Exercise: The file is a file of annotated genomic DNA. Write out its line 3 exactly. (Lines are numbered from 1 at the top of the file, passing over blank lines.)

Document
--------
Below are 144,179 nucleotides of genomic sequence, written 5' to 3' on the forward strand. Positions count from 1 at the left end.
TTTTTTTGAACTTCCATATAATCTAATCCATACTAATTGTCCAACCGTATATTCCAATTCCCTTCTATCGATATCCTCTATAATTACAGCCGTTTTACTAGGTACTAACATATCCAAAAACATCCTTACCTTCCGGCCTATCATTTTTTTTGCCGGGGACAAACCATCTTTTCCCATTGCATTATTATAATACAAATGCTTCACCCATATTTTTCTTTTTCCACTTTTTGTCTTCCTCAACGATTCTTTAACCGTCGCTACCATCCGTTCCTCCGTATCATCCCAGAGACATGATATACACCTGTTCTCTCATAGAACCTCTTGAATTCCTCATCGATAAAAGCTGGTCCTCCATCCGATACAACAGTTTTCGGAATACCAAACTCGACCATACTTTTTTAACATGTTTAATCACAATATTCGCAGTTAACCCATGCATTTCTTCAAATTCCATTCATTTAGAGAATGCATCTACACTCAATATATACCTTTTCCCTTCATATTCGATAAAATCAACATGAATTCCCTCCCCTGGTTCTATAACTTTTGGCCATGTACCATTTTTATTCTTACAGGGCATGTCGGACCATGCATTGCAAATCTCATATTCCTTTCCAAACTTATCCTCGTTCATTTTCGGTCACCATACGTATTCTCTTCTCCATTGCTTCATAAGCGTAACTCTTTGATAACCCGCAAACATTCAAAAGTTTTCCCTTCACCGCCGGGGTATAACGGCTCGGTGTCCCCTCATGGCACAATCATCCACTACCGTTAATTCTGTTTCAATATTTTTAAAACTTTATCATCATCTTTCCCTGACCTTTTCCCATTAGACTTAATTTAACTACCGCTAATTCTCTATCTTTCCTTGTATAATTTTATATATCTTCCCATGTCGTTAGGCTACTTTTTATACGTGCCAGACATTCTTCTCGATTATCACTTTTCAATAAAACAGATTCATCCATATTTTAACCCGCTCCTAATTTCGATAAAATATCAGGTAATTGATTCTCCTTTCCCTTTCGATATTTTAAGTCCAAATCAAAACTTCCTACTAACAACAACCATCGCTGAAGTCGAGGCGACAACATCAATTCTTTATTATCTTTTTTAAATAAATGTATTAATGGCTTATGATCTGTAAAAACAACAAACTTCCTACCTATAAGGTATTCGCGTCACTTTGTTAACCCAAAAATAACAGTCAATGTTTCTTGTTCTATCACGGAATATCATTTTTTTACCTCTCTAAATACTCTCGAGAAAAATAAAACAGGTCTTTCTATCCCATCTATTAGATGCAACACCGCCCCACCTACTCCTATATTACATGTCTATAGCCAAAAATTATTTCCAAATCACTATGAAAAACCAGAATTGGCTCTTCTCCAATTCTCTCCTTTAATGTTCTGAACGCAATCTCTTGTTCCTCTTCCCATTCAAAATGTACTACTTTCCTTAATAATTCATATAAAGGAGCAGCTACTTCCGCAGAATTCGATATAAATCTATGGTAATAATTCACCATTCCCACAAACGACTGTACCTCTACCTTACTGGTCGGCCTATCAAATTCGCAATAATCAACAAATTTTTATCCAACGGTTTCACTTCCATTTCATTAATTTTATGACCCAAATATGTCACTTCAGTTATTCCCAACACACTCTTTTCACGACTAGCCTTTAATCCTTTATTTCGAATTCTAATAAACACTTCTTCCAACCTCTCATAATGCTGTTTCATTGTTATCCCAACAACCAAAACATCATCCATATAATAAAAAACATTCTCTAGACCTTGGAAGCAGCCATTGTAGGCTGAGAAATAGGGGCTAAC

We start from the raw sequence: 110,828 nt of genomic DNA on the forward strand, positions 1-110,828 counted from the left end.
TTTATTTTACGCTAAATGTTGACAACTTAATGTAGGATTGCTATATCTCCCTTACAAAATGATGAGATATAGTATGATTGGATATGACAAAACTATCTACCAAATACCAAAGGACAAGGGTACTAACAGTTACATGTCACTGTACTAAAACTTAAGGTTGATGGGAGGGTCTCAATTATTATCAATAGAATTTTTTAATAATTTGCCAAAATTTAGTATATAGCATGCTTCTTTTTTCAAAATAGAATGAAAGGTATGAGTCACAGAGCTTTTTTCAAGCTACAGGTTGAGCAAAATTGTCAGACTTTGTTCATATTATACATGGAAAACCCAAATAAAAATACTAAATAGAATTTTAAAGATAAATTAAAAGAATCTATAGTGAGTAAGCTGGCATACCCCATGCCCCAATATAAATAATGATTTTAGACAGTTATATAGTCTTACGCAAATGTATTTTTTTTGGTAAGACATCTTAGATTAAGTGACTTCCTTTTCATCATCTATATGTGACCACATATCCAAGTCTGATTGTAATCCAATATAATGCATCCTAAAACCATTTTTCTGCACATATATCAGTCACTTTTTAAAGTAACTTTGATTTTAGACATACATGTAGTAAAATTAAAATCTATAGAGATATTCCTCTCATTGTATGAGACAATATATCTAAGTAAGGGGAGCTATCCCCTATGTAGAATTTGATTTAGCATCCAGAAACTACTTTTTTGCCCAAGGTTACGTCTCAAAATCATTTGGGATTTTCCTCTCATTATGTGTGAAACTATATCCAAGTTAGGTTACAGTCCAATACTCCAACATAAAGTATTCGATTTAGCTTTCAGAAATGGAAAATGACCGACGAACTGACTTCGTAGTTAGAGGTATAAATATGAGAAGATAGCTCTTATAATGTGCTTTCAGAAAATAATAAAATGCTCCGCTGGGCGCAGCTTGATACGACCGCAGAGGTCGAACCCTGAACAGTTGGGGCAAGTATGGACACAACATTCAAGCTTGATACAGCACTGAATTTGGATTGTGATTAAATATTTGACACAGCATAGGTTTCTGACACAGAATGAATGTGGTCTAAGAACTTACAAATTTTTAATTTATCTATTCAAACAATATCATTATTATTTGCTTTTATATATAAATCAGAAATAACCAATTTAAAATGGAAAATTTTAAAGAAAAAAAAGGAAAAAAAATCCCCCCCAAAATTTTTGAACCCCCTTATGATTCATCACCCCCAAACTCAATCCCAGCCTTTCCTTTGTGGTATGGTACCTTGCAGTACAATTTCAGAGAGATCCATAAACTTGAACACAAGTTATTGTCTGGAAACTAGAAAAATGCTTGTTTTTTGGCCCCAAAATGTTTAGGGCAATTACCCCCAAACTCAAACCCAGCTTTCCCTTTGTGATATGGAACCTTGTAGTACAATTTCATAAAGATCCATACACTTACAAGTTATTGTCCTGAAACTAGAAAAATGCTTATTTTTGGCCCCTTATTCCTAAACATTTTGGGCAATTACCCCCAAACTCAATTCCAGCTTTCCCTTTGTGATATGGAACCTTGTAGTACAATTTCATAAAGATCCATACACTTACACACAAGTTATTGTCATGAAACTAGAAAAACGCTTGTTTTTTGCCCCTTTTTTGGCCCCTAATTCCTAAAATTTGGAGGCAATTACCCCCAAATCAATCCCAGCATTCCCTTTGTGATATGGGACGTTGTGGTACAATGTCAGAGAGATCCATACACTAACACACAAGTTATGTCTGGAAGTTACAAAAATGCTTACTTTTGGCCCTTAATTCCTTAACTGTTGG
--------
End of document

We start from the raw sequence: 110,828 nt of genomic DNA on the forward strand, positions 1-110,828 counted from the left end.